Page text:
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North Korean officials announced Friday that the country is creating its own time zone, moving back 30 minutes on Aug. 15. The establishment of “Pyongyang time” is a political move intended to erase the legacy of Japanese colonial rule a century ago. Before that, the entire Korean peninsula was 8½ hours ahead of GMT, the time that North Korea will now revert to.

Here is a look at ways in which countries have changed their time zones for political reasons:

—HOW IT ALL BEGAN: Time zones were first proposed in the mid-19th century as global travel and communication gathered pace. But it wasn’t until the early 20th century that time zones were standardized with reference to Greenwich Mean Time (GMT), after the meridian that runs through an observatory in the London borough of Greenwich. Most countries now use hourly offsets from GMT, but some large countries use multiple time zones while some small ones use fractions of an hour that more closely reflect the passage of the sun in their territory.

—GREAT LEAP BACKWARD: China, a vast nation stretching almost 5,000 kilometers (3,100 miles) from one end to the other, used to have five time zones. After taking power in 1949, the Communist Party abolished all except “Beijing time” (GMT +8) to simplify governance and to bring cohesion to the diverse nation. The decision has created problems for those living in the country’s west, particularly Tibet and Xinjiang, whose residents rise two hours earlier than they naturally would to be in synch with the east. Some residents set their clocks back by two hours to reflect actual conditions, an unofficial practice sometimes interpreted as disloyalty to Beijing.

—15 MINUTES OF FAME: In 1956 Nepal moved to GMT +5:45 to mark the time the sun passes over a famous mountain, becoming one of only three places to have the quarter-hour offset. Proposals to adopt the same time zone as neighboring India (GMT +5:30), which surrounds Nepal on three sides, have gone nowhere.

—TEA TIME: Stretching 1,800 miles from east to west, India has long struggled to reconcile itself to clocks. India was divided into two time zones for most of its history as a British colony, then chose a unified time zone upon independence. But some in the country’s far east still go their own way. In Assam state, home to much of India’s tea industry, many plantations work on what they call chaibagaan, or “tea garden time”: Clocks are set one hour ahead so field hands have more sunlight.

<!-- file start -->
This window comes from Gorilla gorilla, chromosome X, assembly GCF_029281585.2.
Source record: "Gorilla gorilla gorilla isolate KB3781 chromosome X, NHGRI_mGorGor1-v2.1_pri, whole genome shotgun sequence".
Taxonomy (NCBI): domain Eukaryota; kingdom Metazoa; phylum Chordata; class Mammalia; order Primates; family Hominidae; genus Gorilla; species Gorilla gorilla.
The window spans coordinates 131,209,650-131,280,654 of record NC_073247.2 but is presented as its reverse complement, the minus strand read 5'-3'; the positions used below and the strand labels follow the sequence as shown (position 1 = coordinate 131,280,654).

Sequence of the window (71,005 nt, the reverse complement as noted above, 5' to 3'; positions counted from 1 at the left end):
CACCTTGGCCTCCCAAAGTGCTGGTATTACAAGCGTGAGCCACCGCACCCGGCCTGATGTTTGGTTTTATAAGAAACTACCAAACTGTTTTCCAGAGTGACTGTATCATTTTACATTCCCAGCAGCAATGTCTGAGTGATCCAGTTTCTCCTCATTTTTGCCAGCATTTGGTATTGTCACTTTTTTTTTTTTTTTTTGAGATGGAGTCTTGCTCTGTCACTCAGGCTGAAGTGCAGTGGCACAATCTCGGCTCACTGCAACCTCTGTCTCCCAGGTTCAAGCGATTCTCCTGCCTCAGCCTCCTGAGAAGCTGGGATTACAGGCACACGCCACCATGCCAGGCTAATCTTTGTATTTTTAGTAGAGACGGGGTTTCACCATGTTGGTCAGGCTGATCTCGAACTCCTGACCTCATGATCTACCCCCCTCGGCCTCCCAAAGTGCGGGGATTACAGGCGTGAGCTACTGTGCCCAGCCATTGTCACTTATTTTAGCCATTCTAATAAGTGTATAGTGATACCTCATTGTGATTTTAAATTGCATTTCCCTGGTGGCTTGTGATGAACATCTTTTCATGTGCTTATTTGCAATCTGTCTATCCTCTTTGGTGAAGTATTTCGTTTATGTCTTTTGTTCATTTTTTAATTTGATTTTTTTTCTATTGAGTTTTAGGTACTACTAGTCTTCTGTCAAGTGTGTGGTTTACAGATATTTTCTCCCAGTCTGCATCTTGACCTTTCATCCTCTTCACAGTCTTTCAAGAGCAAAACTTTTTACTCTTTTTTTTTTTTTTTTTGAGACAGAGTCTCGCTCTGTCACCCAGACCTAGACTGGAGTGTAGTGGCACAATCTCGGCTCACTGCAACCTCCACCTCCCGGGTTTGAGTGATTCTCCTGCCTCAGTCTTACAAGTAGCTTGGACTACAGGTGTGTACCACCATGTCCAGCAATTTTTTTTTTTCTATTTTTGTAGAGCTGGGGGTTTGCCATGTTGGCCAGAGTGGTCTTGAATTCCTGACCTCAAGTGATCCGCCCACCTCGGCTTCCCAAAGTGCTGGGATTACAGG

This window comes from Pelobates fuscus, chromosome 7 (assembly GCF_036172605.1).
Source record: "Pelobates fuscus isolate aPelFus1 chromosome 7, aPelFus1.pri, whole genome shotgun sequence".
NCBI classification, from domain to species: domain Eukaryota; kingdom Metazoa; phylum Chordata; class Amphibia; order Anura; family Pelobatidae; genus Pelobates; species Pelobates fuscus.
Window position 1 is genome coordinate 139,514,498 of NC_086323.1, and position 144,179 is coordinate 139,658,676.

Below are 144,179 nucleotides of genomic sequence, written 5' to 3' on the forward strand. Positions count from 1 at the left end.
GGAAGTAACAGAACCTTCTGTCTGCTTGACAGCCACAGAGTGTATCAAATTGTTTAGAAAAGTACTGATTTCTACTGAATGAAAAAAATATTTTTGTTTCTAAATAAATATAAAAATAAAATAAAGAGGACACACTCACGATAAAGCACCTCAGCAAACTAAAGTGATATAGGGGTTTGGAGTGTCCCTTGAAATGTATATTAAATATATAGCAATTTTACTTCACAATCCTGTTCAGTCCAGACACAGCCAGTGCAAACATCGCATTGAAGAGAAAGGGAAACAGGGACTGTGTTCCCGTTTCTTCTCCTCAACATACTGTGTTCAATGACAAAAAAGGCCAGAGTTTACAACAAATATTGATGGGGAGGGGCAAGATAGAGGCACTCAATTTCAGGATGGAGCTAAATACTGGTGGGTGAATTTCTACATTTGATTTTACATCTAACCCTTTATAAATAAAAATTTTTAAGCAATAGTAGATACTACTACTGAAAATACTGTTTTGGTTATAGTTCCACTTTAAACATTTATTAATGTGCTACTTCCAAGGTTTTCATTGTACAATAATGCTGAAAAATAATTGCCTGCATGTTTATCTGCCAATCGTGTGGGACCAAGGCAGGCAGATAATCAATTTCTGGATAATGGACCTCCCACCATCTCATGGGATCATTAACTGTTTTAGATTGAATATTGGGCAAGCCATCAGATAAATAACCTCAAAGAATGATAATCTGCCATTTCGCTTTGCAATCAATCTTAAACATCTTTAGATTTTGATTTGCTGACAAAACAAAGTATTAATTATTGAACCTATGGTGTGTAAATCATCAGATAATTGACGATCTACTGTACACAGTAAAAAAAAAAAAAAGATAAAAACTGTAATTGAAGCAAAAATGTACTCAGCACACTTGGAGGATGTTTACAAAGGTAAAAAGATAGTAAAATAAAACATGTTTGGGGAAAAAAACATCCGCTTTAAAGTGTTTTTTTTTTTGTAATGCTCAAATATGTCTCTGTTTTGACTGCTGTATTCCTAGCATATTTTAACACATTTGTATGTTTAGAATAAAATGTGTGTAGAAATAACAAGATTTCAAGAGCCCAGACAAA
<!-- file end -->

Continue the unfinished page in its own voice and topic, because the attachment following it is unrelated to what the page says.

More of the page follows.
—WHAT TIME IS IT? For many years Sri Lanka operated on two different time zones simultaneously. The central government set the country’s clocks back by 30 minutes in 1996, seeking more daylight hours during a power crisis. But Tamil Tiger rebels, who controlled wide swathes of northern Sri Lanka and were always looking for ways to prove their political independence, refused to follow. The government’s time now stands; the Tigers were crushed in 2009.

—SPRING FORWARD: Last year the Ukrainian province of Crimea jumped one time zone eastward to reflect its annexation by Russia. On March 30, 2014, clocks in Crimea were moved forward two hours to synchronize with Moscow. Crimea also gave up daylight savings time since Russia doesn’t observe it, so it’s now two hours ahead of Ukraine in the winter and one hour in the summer.

—NAZI TIME: Until the 1940s, Spain was on the same time as Britain and Portugal, which are on roughly the same latitude. But when Nazi-occupied France switched to German time, Spain’s Franco dictatorship followed suit and the country never went back. A petition to switch back to British time has gathered some support in recent years and in 2013 a parliamentary commission said a switch could have profound effects on eating, sleeping and working habits in Spain, famed for long lunches, siestas and late shifts at work. So far, nothing has come of the proposal.

—BACK AND FORTH: Venezuela was 4½ hours behind GMT until 1965, when it shifted to GMT -4 to conform to international standards. Former President Hugo Chavez, who railed against U.S. domination in the Americas, moved back to the half-hour offset in 2007 in a move that critics said was motivated mainly by politics. Chavez said he didn’t want kids waking up in the dark to go to school, but the move put a strain on an economy already facing power shortages because lights went on earlier in the evening.

—IS IT SATURDAY ALREADY? On Dec. 29, 2011, the Pacific island nation of Samoa — not to be confused with American Samoa — became only the second country to jump across the international dateline. The shift means that it is now usually the same day in Samoa as in its biggest trading partners, New Zealand and Australia.


Christopher Bodeen in Beijing, Binaj Gurubacharya in Kathmandu, Tim Sullivan in New Delhi, Ciaran Giles in Madrid and Joshua Goodman in Bogota, Colombia, contributed to this report.